Dec 312018

Year End Week In Review December 31

by Bill Onasch

Today we celebrate a New Year–and the anniversary of the victory of the Cuban Revolution. I apologize for being later than promised with this WIR. I am pleased to announce that I’m reviving postings on the Labor Advocate News Blog.

Paris Rules

In two of the three years since adoption of the “historic” Paris climate accord global greenhouse gas emissions have risen substantially. Instead of Paris hopes that fossil burning would peak in 2020 it is now feared it may continue to grow until 2030, perhaps even 2040.

United Nations Secretary-General António Guterres hit a coffin nail on the head when he told 14,000 delegates and entourage at a recently concluded UN conference,

It is plain we are way off course. We are still not doing enough, nor moving fast enough, to prevent irreversible and catastrophic climate disruption.”

Perhaps the most useful aspect of these conclaves like the one that just met in Katowice, Poland is increased climate coverage on news sites such as the New York Times, Guardian, der Spiegel, and the Los Angeles Times. Here are some examples,


A July 17 New York Times story about India admonished,

In cities that are already scorching hot, temperatures and humidity levels are rising to levels that the human body simply can’t tolerate, researchers warn.”

On October 7 the NYT reported,

A landmark United Nations report paints a far more dire picture of the immediate consequences of climate change than previously thought and says that avoiding damage requires quickly transforming the world economy….

The report, issued on Monday by the Intergovernmental Panel on Climate Change, a group of scientists convened by the United Nations to guide world leaders, describes a world of worsening food shortages and wildfires, and a mass die-off of coral reefs as soon as 2040 — a period well within the lifetime of much of the global population.”

The denier-in-chief in the White House couldn’t block release of similar dire reports about climate change in the USA compiled by 13 Federal agencies as required by law. But Trump’s toadies in the U.S. delegation in Katowice found allies from Russia, Saudi Arabia, Australia, and Kuwait to prevent COP24 from endorsing these urgent pleas of science.


Nearly the entire agenda in Katowice was devoted to finalizing a Rule Book governing the implementation of the Paris accord. Most of these concern reporting progress—or lack thereof—in reducing carbon emissions in each country. Certainly there is a need for rules—which should have been in place before the delegates left Paris three years ago.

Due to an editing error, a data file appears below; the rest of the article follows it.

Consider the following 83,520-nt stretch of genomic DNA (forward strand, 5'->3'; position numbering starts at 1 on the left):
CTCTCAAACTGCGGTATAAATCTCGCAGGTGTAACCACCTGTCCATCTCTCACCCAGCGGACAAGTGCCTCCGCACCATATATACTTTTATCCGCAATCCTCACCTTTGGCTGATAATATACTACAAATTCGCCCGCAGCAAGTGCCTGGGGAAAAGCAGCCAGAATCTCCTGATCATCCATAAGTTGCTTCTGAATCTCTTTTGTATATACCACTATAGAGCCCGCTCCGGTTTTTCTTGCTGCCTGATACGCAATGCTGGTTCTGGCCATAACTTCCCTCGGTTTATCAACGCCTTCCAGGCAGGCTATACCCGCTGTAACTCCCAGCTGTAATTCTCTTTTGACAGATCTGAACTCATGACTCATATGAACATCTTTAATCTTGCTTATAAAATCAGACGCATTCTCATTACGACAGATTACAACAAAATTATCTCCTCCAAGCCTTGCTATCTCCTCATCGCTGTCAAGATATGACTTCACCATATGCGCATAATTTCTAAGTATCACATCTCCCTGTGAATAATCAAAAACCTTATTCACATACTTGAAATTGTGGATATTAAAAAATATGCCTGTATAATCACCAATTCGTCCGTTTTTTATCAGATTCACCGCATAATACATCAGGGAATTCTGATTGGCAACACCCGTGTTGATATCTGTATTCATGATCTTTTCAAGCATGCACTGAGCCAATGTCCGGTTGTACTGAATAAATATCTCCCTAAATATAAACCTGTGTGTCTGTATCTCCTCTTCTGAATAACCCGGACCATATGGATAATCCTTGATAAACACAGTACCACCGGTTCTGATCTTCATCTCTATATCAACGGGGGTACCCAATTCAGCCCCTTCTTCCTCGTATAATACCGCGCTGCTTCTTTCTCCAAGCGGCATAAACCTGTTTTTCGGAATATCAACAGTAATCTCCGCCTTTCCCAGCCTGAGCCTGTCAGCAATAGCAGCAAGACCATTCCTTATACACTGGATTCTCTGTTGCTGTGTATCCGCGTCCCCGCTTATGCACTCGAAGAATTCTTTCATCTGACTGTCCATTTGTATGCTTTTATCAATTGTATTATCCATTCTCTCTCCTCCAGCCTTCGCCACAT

In addition to the lethargic and bungling among the counters there are also some crooks. The same proto-fascist regime in Brazil that protects those who murder indigenous and environmentalists in order to clear-cut the biggest land based carbon sink on the planet also got nabbed for trying to double-count carbon credits for the Amazon.

Of course, accurate record keeping is essential to science and I have more confidence in the honesty and competence of scientists than any other group. On the other hand, the capitalists and their political minions–who are principal reporters of raw data—have not earned the same level of trust. We don’t want our progeny to find the ruling class fiddled the books while the Earth burned.

But rules and records are secondary to the main task emphasized by the IPCC scientists–quickly transforming the world economy.

With the partial exception of Cuba, virtually every country has a capitalist, market economy. Capitalists raise money to invest in ventures that will make even more money. Despite historically low oil prices investment in fossil energy is still more attractive than wind or solar without substantial subsidies. The impact of market measures such as divestment, carbon price, and carbon tax have been negligible.

As Sean Sweeney and John Treat say in this excellent article,

The market-focused approach to climate protection has failed spectacularly. Using ‘sticks and carrots’ policies aimed at the private sector, governments anticipated a surge of new ‘green growth’ investment that would create millions of good jobs. This did not happen. It is now absolutely clear that climate policy must shift in a radically different direction, and unions can help ensure that such a shift occurs as soon as possible.”

Sweeney and Treat are leaders in the global Trade Unions for Energy Democracy. TUED advocates socialization of all energy and operating under workers management in the public—and biosphere—interests.

The Labor Network for Sustainability in the USA recently started backing the trendy Green New Deal promoted by Greens and “leftist” Democrats. I’ll compare the two next time.

That’s all for this year.

Sorry, the comment form is closed at this time.